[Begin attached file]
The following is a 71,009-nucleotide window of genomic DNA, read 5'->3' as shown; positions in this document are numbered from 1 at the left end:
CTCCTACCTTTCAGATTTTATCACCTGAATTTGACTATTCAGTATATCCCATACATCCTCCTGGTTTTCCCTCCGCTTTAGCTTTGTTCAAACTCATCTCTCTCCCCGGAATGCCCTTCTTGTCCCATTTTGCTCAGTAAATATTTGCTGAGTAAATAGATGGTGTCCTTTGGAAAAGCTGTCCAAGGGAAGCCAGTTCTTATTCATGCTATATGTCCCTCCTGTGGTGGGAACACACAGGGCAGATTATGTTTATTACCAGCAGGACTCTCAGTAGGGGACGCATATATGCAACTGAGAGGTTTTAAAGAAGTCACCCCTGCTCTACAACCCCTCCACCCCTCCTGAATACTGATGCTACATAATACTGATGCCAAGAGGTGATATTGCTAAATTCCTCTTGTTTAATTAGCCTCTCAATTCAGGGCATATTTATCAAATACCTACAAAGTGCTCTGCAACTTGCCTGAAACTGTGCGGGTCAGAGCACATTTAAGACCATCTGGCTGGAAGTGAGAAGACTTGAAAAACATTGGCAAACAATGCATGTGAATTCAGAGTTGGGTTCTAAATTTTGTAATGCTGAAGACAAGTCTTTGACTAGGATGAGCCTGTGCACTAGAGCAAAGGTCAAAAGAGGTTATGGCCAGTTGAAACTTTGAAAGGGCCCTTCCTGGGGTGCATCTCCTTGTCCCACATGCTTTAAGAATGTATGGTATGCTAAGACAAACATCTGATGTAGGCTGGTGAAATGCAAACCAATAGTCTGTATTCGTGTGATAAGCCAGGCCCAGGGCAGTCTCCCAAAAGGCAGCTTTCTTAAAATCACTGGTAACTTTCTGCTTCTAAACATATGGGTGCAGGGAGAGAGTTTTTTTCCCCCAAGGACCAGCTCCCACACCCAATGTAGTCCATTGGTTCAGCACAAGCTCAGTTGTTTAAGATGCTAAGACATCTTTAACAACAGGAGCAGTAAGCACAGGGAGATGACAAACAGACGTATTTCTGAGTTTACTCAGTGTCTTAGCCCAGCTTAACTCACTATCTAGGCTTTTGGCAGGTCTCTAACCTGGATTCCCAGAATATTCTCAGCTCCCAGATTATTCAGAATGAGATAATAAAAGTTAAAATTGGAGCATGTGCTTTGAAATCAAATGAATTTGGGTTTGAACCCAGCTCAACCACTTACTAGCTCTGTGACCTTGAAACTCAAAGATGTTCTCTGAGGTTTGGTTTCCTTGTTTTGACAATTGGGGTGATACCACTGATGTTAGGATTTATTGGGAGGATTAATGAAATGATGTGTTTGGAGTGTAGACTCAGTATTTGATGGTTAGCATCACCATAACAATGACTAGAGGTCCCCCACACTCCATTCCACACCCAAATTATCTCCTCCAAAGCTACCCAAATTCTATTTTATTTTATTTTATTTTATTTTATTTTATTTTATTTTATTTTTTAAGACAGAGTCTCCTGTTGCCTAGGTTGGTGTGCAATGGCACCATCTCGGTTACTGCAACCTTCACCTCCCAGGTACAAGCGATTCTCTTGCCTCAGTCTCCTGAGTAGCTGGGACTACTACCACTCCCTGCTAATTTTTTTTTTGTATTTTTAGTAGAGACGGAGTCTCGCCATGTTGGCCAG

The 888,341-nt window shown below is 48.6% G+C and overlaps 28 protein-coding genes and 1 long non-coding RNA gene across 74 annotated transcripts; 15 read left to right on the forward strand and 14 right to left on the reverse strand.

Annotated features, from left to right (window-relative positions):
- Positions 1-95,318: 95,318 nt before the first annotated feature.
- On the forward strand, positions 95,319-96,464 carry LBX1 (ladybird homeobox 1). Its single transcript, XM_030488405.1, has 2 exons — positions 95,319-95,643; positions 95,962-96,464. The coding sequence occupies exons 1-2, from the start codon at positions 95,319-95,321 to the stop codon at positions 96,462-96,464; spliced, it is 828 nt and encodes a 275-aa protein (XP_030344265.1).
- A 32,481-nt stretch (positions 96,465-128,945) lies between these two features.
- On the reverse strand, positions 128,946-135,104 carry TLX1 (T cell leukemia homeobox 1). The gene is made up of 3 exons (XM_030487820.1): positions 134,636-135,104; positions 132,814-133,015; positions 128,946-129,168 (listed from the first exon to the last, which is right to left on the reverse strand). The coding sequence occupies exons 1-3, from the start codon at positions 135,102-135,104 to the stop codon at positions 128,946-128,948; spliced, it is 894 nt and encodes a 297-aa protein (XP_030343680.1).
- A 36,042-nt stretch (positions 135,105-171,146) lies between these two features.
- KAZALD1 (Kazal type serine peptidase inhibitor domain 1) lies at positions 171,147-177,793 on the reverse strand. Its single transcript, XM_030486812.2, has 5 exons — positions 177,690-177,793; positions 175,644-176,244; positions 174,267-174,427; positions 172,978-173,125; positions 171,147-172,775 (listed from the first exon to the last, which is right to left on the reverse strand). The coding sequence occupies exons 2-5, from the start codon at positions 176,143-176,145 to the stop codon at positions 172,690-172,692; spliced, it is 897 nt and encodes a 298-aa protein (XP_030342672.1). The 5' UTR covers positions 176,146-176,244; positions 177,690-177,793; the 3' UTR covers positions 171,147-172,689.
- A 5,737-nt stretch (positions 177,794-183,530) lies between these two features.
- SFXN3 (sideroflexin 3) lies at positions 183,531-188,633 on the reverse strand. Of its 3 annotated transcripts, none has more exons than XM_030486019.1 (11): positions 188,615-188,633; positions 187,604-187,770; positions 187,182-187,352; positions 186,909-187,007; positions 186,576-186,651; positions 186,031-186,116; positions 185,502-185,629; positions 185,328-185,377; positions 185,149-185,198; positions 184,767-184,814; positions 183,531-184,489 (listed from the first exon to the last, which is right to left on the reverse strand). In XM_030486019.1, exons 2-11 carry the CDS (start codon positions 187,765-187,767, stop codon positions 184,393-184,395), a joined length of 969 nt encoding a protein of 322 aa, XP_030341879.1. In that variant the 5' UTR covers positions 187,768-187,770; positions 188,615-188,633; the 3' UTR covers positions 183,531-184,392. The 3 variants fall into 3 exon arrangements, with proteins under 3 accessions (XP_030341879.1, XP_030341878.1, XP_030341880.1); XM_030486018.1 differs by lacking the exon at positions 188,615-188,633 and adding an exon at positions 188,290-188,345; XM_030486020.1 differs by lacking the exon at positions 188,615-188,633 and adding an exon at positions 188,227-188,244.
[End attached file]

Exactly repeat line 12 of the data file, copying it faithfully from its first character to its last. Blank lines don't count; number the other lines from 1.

- SFXN3 (sideroflexin 3) lies at positions 183,531-188,633 on the reverse strand. Of its 3 annotated transcripts, none has more exons than XM_030486019.1 (11): positions 188,615-188,633; positions 187,604-187,770; positions 187,182-187,352; positions 186,909-187,007; positions 186,576-186,651; positions 186,031-186,116; positions 185,502-185,629; positions 185,328-185,377; positions 185,149-185,198; positions 184,767-184,814; positions 183,531-184,489 (listed from the first exon to the last, which is right to left on the reverse strand). In XM_030486019.1, exons 2-11 carry the CDS (start codon positions 187,765-187,767, stop codon positions 184,393-184,395), a joined length of 969 nt encoding a protein of 322 aa, XP_030341879.1. In that variant the 5' UTR covers positions 187,768-187,770; positions 188,615-188,633; the 3' UTR covers positions 183,531-184,392. The 3 variants fall into 3 exon arrangements, with proteins under 3 accessions (XP_030341879.1, XP_030341878.1, XP_030341880.1); XM_030486018.1 differs by lacking the exon at positions 188,615-188,633 and adding an exon at positions 188,290-188,345; XM_030486020.1 differs by lacking the exon at positions 188,615-188,633 and adding an exon at positions 188,227-188,244.